Book Review: Leaving Kent State by Sabrina Fedel
On May 4, 1970, the campus of Kent State University became the final turning point in Americans’ tolerance for the Vietnam War, as National Guardsmen opened fire on unarmed student protesters, killing four and wounding nine. It was one of the first true school shootings in our nation’s history. A new young adult novel, Leaving Kent State (Harvard Square Editions), by debut author Sabrina Fedel, brings to life America’s political and social turmoil as it ushered in the new decade of the 1970s. Throughout the harsh winter of 1969-1970, Kent, Ohio, became a microcosm of the growing unrest that threatened the very nature of democracy.
Told from the viewpoint of seventeen-year-old Rachel Morelli, Leaving Kent State explores themes of the day that are strikingly similar to our own: terrorism, war, racial injustice, and gender inequality. As Rachel struggles to convince her dad that she should go to Pratt University in New York to pursue her dream of becoming an artist, Kent slips ever further off of its axis, in step with the growing discord across the nation. Caught between her love for her next door neighbor, Evan, a boy who has just returned from Vietnam, and her desire to escape Kent, Rachel must navigate a changing world to pursue her dreams.
“While our nation has largely forgotten what happened on May 4, 1970,” says the author, “it was a defining moment for the way in which Americans consider involvement in war. While popular sentiment initially blamed the students for the massacre, it became clear in the years immediately following that something had gone terribly wrong in our democracy for American troops to have opened fire on unarmed college students. In our own protest laden present, the shootings at Kent State remain a valuable lesson in the escalation of force during peaceful citizen protests.”
I can’t think of another YA novel about the Kent State shootings. Can you? For me, as someone born in the 1970s, I grew up always knowing about this massacre—having it come up multiple times during college, especially, from professors who were college students at the time of the shootings and the Vietnam War. But do today’s teenagers know about Kent State? I’m not so sure. Should they? YES.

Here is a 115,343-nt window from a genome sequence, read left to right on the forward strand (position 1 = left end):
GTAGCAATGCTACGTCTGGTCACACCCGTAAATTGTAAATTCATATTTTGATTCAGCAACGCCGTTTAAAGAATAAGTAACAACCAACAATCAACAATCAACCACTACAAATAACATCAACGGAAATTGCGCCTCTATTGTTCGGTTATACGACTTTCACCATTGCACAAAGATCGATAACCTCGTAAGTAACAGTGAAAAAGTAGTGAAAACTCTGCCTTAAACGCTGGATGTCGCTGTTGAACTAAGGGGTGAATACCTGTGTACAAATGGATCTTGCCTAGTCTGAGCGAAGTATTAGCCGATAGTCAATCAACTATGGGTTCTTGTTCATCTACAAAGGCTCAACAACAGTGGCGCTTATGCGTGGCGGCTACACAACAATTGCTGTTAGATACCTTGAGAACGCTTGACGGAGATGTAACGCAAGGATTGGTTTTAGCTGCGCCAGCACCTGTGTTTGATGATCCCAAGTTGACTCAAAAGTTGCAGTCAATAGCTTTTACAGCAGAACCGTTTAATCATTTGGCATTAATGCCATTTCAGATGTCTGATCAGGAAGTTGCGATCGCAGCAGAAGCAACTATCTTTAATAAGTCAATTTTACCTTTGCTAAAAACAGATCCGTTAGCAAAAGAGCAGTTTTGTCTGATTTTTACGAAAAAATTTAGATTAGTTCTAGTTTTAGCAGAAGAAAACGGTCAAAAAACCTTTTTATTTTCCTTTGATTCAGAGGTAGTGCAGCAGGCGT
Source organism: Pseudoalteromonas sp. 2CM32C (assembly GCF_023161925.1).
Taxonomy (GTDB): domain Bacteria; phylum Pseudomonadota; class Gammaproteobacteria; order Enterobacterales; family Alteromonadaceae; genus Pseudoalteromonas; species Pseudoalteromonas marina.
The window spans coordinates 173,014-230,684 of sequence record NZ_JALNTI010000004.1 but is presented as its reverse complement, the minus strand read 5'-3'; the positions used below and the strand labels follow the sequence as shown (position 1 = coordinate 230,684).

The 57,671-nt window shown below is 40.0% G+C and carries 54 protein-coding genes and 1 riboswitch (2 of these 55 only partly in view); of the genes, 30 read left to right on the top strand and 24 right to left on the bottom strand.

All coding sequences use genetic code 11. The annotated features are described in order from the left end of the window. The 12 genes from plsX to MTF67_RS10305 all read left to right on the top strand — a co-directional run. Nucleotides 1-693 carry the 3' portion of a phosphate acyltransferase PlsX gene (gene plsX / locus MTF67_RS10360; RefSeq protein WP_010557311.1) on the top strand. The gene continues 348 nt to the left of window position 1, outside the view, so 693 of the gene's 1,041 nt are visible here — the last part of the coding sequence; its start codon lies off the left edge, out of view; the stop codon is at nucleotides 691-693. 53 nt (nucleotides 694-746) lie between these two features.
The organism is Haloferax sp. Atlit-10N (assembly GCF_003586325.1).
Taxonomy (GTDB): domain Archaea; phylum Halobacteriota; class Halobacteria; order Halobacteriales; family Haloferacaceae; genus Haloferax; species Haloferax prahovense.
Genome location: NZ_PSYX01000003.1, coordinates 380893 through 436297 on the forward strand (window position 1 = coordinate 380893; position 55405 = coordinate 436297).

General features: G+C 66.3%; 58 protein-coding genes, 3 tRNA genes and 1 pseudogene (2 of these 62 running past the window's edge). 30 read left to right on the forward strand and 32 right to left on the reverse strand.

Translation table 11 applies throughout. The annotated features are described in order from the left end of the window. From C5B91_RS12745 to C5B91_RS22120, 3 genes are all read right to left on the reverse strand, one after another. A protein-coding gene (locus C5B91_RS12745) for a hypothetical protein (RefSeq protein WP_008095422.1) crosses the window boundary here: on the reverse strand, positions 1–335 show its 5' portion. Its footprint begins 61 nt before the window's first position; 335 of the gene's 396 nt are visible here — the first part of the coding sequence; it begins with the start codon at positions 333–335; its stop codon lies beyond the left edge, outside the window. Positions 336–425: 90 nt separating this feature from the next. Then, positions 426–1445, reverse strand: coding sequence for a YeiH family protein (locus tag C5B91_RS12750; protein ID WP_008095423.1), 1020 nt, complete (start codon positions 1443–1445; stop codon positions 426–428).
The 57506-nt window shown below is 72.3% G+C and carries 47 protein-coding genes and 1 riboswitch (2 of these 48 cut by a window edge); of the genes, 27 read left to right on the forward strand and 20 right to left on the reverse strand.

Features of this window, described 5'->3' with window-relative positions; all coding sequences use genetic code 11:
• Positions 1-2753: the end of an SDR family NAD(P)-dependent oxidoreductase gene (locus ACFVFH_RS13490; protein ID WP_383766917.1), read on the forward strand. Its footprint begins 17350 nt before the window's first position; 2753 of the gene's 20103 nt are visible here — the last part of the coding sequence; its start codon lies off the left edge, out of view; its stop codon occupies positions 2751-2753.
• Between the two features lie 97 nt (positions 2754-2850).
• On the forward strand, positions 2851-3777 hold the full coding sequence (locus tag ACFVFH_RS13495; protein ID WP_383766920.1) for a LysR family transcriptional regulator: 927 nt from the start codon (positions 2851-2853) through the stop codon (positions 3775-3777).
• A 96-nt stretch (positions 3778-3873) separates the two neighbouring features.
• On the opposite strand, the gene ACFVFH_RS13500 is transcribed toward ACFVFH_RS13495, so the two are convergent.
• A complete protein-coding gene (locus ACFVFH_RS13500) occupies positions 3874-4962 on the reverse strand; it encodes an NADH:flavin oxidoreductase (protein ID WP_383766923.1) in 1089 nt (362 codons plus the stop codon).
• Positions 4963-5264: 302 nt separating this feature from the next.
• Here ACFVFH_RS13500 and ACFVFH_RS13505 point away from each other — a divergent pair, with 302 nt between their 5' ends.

I am a broken record in my reviews lately. I keep saying how all of these books that deal with any sort of social justice issue are both timely and timeless; they speak to what is happening now, but also to what’s always been happening, and to what feels like it will continue to happen. To read about the Vietnam war, the protests, the organizing, the response from the administration and others in power, and the questioning of motives during this volatile time all feels very current. Yes, it’s the Vietnam War. Yes, it’s 1969/1970 in the story. Yes, there’s talk of 8-tracks and bell bottoms and other things that make it clear that we’re reading historical fiction, but the subject matter is still relevant. War and protest will always be relevant.
The summary up there does a pretty thorough job of telling you the plot. Rachel has been keeping in touch with her neighbor, Evan, his whole time serving in Vietnam. When he returns after 23 months, injured, she realizes that he’s changed—of course he has. He’s horrified and haunted by what he saw and did in Vietnam. He has PTSD. Looking back at his letters to her, Rachel begins to understand how much she misunderstood what he was writing her. He wasn’t fine there. He wasn’t okay. Now home, he still hangs around Rachel’s house all the time, but his dreams of music school seem impossible (he lost part of his left hand). Rachel, who’s been in love with Evan for years, tries to understand how he feels. At first Evan seems to only reveal his pain to Rachel’s dad, a WWII vet, but eventually he slowly begins to share more with Rachel about what happened over there. They grow closer than ever, but Rachel continues to wonder if he’ll ever feel for her what she feels for him, or if she’ll always be like a sister to him.
Meanwhile, she’s applying to Pratt knowing her dad absolutely does not want her to go. He’s a professor at Kent State and wants her to stay home and go there. And in town–and all around the country–there is growing dissent about the war, manifesting in rallies and peace vigils and sometimes riots. Rachel’s peers are getting drafted via the lottery. Their siblings and cousins and friends are being killed in the war. The unrest reaches a boiling point on May 4, when the National Guard opens fire on unarmed protesters. Rachel and Evan are both at the college when this happens and end up right in the thick of the horrific action.
This look at the effects of war, at a soldier returning from war, and at a weary nation is engrossing and well done. Rachel is a thoughtful narrator who grows a lot over the course of the story. The portrayal of Evan as a returned solider coping with PTSD (though it’s never called that—I suppose at the time it would’ve been called shell shock or a stress reaction) and readjusting what his life’s plan is is nuanced and compassionate. This story of an important and shocking moment in United States history is a solid addition to libraries and has a wide appeal.
Review copy courtesy of the author
Publisher: Harvard Square Editions
Publication date: 11/11/2016
Filed under: Book Reviews
About Amanda MacGregor
Amanda MacGregor works in an elementary library, loves dogs, and can be found on Twitter @CiteSomething.
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